we know CLemente was the better defender and the better baserunner and now he outslugs him in road games aginst better competition

                      Clemente had 5 seasons with a WAR higher than 7.0 Kaline had 3 and Clemente's were in a better integrated more competitive league

                      Kaline played in 150 or more games 3 times, Clemente did it 4 times

                      Kaline had 75 triples in his career, Clemente had 63 triples in ROAD games and 166 in his career

                      the choice is a no brainer as the voting reflects


                      Originally posted by leecemark View Post
                      --I would dispute many of Mr Hobbs points. Clemente was the flashier player and did a couple things really well - hit for average and throw. Kaline was very good at both of those things and better at everything else. Forbes was actually a terrific park for Clemente - probably better tailored for him than Tiger Stadium for Kaline. It did cut down HR, but those huge alleys increased singles, doubles and triples. Clemente wasn't going to be a great HR hitter anywhere so Forbes really played to his strengths. So while I agree he was perceived as the greater player, I think it is much more questionable whether he really was.
                      Last edited by 9RoyHobbsRF; 03-04-2012, 09:37 AM.
                      1. The more I learn, the more convinced I am that many players are over-rated due to inflated stats from offensive home parks (and eras)
                      2. Strat-O-Matic Baseball Player, Collector and Hobbyist since 1969, visit my strat site: http://forums.delphiforums.com/GamersParadise
                      3. My table top gaming blog: http://cary333.blogspot.com/

                      Comment


                      • #12
                        Originally posted by 9RoyHobbsRF View Post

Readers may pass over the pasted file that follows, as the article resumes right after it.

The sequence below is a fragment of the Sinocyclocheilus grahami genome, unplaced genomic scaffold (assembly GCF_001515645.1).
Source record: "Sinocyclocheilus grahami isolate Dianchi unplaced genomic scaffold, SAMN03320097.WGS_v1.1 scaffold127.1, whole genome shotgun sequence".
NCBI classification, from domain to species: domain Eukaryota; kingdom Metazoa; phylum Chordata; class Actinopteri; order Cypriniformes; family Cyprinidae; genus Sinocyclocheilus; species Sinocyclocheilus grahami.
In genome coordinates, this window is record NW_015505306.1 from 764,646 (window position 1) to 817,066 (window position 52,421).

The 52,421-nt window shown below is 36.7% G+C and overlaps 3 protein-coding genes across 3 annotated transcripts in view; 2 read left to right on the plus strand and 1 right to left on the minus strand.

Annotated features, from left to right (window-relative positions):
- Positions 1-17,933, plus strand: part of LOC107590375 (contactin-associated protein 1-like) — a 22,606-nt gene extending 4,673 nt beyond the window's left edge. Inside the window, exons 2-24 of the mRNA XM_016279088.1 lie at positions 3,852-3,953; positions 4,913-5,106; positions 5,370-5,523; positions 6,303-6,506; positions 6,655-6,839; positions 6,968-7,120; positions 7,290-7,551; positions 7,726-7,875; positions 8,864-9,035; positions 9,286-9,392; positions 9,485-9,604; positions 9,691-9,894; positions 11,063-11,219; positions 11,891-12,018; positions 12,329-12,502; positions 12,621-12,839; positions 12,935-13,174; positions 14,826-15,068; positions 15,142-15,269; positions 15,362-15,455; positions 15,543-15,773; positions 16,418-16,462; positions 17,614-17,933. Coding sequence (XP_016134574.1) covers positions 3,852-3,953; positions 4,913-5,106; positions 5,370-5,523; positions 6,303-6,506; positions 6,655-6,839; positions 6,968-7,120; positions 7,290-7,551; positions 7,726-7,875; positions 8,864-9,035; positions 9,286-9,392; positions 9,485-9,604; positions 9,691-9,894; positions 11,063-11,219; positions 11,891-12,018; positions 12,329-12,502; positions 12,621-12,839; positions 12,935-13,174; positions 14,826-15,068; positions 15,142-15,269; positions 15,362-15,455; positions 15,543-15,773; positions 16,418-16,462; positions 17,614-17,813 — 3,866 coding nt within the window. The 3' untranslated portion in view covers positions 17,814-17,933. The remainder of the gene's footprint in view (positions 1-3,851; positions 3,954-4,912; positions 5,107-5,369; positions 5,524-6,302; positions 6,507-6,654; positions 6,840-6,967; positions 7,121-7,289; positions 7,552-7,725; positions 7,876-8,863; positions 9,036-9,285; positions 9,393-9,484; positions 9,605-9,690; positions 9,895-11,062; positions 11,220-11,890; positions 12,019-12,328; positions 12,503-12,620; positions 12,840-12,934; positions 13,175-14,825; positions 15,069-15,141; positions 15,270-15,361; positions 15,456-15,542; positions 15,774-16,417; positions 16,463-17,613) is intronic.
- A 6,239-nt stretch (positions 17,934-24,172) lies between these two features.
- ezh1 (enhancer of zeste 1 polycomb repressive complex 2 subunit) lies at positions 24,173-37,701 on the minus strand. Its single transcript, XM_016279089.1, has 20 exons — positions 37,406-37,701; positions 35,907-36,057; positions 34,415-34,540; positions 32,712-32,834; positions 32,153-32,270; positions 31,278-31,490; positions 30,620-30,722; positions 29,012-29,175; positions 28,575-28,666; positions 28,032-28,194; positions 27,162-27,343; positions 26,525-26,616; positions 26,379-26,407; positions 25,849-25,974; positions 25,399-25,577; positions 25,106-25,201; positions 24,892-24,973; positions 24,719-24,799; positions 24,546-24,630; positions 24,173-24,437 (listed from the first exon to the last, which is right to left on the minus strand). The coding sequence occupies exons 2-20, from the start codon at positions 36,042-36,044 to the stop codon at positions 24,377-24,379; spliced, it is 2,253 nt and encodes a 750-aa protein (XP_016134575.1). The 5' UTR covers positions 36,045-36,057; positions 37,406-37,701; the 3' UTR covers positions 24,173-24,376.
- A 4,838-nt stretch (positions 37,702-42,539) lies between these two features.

Kaline benefitted from his home park

                        Clemente actually outslugged Kaline in road games, playing against stronger competition

                        we know CLemente was the better defender and the better baserunner and now he outslugs him in road games aginst better competition

                        the choice is a no brainer as the voting reflects
                        you may be right in selecting Clemente, but the choice is anything BUT a no brainer. Though different styles of players, they are extremely close.

                        Comment


                        • #13
                          I've been following baseball since around 1960, and grew up near Detroit as a Tigers fan. And, after admitting my bias, I don't think that it's particularly close between Kaline and Clemente. Kaline was a better player.

                          First of all, most of the home-field home run advantage in Tiger Stadium came to left-handed hitters. Straightaway centerfield was 440 feet from home plate, and the leftfield power alley was a normal 365 feet. Giving Kaline credit for Tiger Stadium is almost as bad as giving Joe DiMaggio credit for playing in homer-friendly Yankee Stadium.

                          Secondly, Kaline's home OPS is much better than Clemente's, but his road OPS is also better than Clemente's, which brings up the other major point. Kaline had more walks at home than he did on the road, but he had more walks in either place than Clemente did in his entire career. Kaline got on base more than Clemente, and OBP is the most important offensive stat.

                          The league imbalance? Well, you start applying it to Hornsby and Ott and Pujols, and I'll start applying it to Mantle, Berra and Kaline.

                          Comment


                          • #14
                            there is no question the leagues during Kaline and Clementes time the national league was more integrated had more stars was more competitive and was the better league

                            that is not debatable

                            so Kaline's stats were put up in a friendlier home park against weaker competition

                            the so called walk thing was attributed to a league where ted williams mickey mantle and a host of other players had a ton more walks than their NL counterparts

                            is that due to their good batting eye or just a league where walks were more prevalent

                            I think you will find the latter